The 5 Signs Of Terrible Bracket Picking Advice

When it comes to filling out your 2017 NCAA tournament bracket, two things are certain:

  • You’re bombarded with bracket picking advice. The media, your friends, your family, that random sketchy dude sitting next to you at the bar — they all think they know who’s going to win.
  • Most of that advice is worthless. If you listen to these misguided souls, your chance to win your NCAA bracket pool is almost certainly going to get worse, not better.

In this post, we’re going to summarize the most important elements of winning bracket pool strategy — and make it clear when you should tune out the so-called advice of self-professed bracket experts.

Do You Trust Opinions Or Science?

We’ve spent the past 15 years conducting objective research into bracket pool strategy. We’ve built technology to simulate the NCAA tournament millions of times, and we’ve measured the performance of billions of different brackets in hypothetical pools.

Most importantly, we’ve helped thousands of real people win real money in real bracket contests. Last year, over 40% of our customers won a prize in a bracket pool.

So we can distinguish fact from fiction when it comes to bracket picking tips.

Here are the top five things you need to watch out for when someone offers you bracket picking advice in 2017.

(If you’d rather skip the details and just see the best bracket for your pool, then get our 2017 NCAA bracket picks.)

Ignore Bracket Picking Advice When:

1. It isn’t based on market- or data-driven predictions

There are over 4,000 games in a single college basketball season.

To develop a deep knowledge of every NCAA tournament team, a human brain would need to assimilate and process data from every single one of those games. It’s simply not possible.

As a result, college basketball fans form biased opinions based on imperfect data. Your uncle Frank watched UCLA play five games this year, and UCLA won all five of those games by at least 10 points. Guess what?

Uncle Frank thinks UCLA is amazing — there’s no way they’re not making the Final Four!

The “experts” on TV fall into the same traps. Granted, some sports media personalities do develop a lot of knowledge about certain teams or conferences. But in a season-long picking contest, the majority of them can’t out-predict sophisticated computer models, the betting markets, or even the consensus picks of a large number of fans.

Independent sites track and prove this every year.

And let’s not forget why a lot of people get on TV in the first place. Hint: It might have a little more to do with their looks and/or fame than their bracket picking skills.

2. It doesn’t take into account your scoring system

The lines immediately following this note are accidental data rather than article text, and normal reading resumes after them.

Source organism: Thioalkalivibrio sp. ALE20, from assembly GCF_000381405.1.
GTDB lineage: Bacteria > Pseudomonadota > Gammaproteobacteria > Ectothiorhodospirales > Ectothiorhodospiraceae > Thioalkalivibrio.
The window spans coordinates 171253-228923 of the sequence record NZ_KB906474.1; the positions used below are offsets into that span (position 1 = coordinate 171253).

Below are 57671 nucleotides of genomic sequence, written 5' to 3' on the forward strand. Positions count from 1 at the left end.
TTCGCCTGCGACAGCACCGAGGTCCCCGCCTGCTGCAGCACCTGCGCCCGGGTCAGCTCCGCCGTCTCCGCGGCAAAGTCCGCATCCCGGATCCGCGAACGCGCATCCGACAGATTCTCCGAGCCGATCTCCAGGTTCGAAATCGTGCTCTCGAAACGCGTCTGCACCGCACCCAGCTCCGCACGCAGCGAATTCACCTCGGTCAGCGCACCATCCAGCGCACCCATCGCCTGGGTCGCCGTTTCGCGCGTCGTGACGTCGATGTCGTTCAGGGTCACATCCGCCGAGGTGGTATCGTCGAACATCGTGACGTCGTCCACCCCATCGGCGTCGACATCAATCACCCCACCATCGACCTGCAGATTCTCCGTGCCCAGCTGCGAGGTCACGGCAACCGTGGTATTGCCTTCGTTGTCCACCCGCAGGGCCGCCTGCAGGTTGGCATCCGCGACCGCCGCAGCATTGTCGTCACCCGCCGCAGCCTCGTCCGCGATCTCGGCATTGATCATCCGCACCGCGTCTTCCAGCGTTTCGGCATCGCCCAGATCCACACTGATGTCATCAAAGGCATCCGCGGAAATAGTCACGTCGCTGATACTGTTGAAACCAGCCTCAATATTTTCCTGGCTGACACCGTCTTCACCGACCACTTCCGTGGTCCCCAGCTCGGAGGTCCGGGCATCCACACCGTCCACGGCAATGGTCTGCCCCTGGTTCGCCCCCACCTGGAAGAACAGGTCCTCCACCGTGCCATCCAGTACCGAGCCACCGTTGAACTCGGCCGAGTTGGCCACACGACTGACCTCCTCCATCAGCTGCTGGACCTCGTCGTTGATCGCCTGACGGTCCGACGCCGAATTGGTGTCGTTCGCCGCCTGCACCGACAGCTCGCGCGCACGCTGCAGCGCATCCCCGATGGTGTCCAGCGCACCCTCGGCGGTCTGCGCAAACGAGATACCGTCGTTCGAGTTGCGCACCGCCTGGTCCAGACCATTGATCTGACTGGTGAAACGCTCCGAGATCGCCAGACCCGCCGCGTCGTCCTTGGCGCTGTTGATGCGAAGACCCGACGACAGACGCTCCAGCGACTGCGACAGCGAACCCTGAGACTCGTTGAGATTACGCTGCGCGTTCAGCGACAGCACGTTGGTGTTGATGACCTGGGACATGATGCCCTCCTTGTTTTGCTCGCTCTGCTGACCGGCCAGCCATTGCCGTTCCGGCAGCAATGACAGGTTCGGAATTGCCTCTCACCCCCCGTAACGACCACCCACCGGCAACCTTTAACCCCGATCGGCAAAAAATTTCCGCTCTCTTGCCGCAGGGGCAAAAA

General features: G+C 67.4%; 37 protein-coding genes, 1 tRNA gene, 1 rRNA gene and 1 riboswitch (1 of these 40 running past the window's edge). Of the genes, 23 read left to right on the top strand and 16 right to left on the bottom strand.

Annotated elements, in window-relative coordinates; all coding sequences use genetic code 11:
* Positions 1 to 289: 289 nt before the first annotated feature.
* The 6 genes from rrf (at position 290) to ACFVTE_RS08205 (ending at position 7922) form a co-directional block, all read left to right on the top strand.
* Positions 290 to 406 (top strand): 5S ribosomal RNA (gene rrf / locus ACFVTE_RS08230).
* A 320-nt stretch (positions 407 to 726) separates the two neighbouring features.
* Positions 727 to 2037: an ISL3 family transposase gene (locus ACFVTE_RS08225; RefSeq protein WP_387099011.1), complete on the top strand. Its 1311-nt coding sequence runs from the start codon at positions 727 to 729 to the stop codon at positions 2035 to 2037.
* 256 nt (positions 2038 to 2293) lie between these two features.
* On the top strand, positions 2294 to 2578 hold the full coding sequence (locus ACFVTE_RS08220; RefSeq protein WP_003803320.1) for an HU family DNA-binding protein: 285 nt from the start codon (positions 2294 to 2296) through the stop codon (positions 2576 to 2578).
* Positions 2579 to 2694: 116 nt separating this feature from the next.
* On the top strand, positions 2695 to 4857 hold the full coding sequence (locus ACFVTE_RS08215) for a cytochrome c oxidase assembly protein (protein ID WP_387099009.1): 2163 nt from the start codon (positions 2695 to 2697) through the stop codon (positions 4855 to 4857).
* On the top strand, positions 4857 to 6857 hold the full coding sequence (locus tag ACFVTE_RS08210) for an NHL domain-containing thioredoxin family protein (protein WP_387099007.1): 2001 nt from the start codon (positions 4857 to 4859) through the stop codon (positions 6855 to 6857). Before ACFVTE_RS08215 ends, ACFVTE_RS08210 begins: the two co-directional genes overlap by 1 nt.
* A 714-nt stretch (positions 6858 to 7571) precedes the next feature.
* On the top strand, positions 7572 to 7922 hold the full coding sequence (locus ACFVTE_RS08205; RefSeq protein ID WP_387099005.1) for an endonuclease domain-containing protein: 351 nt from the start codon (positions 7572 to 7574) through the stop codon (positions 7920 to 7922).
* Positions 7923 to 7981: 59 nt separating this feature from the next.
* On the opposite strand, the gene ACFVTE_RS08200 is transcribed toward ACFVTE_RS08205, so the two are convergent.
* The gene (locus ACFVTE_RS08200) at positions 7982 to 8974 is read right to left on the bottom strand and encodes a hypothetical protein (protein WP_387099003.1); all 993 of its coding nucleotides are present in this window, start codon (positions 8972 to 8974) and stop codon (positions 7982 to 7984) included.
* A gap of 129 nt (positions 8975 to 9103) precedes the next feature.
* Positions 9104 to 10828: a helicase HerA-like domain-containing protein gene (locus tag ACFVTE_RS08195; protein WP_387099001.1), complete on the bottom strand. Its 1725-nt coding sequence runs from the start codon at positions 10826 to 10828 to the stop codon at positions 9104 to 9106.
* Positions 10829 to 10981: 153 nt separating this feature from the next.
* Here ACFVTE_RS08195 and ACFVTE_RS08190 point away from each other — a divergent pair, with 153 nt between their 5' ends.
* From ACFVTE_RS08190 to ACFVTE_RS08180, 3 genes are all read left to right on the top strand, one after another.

Bracket pools come in an astounding array of flavors when it comes to scoring systems.

Some pools award a fixed number of points per round for each correct pick you make. Some offer a huge reward for picking the NCAA champion correctly, relative to earlier-round games. Others give bonus points for picking seed-based upsets.

Most bracket pool players don’t realize it, but the details of your pool’s scoring system play a big role in determining your best picking strategy.

The bottom line is that there is no such thing as a universal “great pick” for all types of bracket pool scoring systems. It may sound crazy to some people, but picking a No. 11 seed to make the Elite 8 could make a whole lot of sense in pools with seed-based scoring or huge upset bonuses.

On the other hand, everyone loves to talk about Cinderellas, but making some risky upset picks in the first round could be a terrible decision in scoring systems that place little value on early games.

In fact, our research shows that in smaller bracket pools especially, trying to predict too many early upsets is the silent killer of many bracket pool players.

If you want to read more about this topic, check out our blog post on the implications of some popular bracket pool scoring systems.

3. It doesn’t consider how your opponents are picking

In bracket pools, there is no prize for getting a certain number of picks right. You only win your pool if you get a higher score than everyone else.

Put another way, to win a bracket contest, you don’t need to correctly pick games at some arbitrarily high rate (70%, 75%, whatever). But you do need to pick at least some games correctly that your opponents miss.

Again, because it’s critical: By definition, you can only move up in your bracket pool standings if you get a pick right that your opponents get wrong. And of course, it helps the most if that pick is worth a lot of points.

This dynamic has huge implications for bracket picking strategy, because it means that the picks your opponents make have a major influence on your odds to win your pool. Consequently, you should never fill out a bracket without factoring in your assumptions or projections of what your opponents are likely to do.

For instance, imagine that two teams are equally likely to win the 2017 NCAA tournament, but one team is a twice as popular champion pick in your pool.

All else being equal, you are almost certainly better off picking the less popular team — even if the more popular team has a slightly better chance to win the tournament.

Why? Because in the long run, your expected prize winnings will be higher. You’ll get your champion pick right slightly less often than your opponents do, but when your unpopular champion pick does come through, you’ll leapfrog a lot more people in the standings, and be in a much better position to win a prize.